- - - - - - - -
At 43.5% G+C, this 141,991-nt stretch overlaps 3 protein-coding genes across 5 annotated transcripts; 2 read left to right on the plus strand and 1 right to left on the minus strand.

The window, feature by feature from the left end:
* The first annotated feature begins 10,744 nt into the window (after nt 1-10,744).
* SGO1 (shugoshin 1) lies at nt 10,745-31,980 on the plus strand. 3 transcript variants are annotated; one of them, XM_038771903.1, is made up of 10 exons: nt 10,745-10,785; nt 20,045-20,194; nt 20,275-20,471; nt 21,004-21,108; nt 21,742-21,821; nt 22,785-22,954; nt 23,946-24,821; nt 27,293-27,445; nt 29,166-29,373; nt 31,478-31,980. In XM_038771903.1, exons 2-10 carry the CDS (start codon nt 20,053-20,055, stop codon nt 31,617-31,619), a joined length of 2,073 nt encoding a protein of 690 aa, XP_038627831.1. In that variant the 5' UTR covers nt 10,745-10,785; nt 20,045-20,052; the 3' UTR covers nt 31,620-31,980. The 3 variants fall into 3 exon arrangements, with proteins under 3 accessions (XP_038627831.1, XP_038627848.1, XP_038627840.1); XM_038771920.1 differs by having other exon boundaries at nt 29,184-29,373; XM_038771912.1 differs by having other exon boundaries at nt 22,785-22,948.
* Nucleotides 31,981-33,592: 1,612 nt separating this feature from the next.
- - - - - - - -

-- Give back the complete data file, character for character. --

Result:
At 43.5% G+C, this 141,991-nt stretch overlaps 3 protein-coding genes across 5 annotated transcripts; 2 read left to right on the plus strand and 1 right to left on the minus strand.

The window, feature by feature from the left end:
* The first annotated feature begins 10,744 nt into the window (after nt 1-10,744).
* SGO1 (shugoshin 1) lies at nt 10,745-31,980 on the plus strand. 3 transcript variants are annotated; one of them, XM_038771903.1, is made up of 10 exons: nt 10,745-10,785; nt 20,045-20,194; nt 20,275-20,471; nt 21,004-21,108; nt 21,742-21,821; nt 22,785-22,954; nt 23,946-24,821; nt 27,293-27,445; nt 29,166-29,373; nt 31,478-31,980. In XM_038771903.1, exons 2-10 carry the CDS (start codon nt 20,053-20,055, stop codon nt 31,617-31,619), a joined length of 2,073 nt encoding a protein of 690 aa, XP_038627831.1. In that variant the 5' UTR covers nt 10,745-10,785; nt 20,045-20,052; the 3' UTR covers nt 31,620-31,980. The 3 variants fall into 3 exon arrangements, with proteins under 3 accessions (XP_038627831.1, XP_038627848.1, XP_038627840.1); XM_038771920.1 differs by having other exon boundaries at nt 29,184-29,373; XM_038771912.1 differs by having other exon boundaries at nt 22,785-22,948.
* Nucleotides 31,981-33,592: 1,612 nt separating this feature from the next.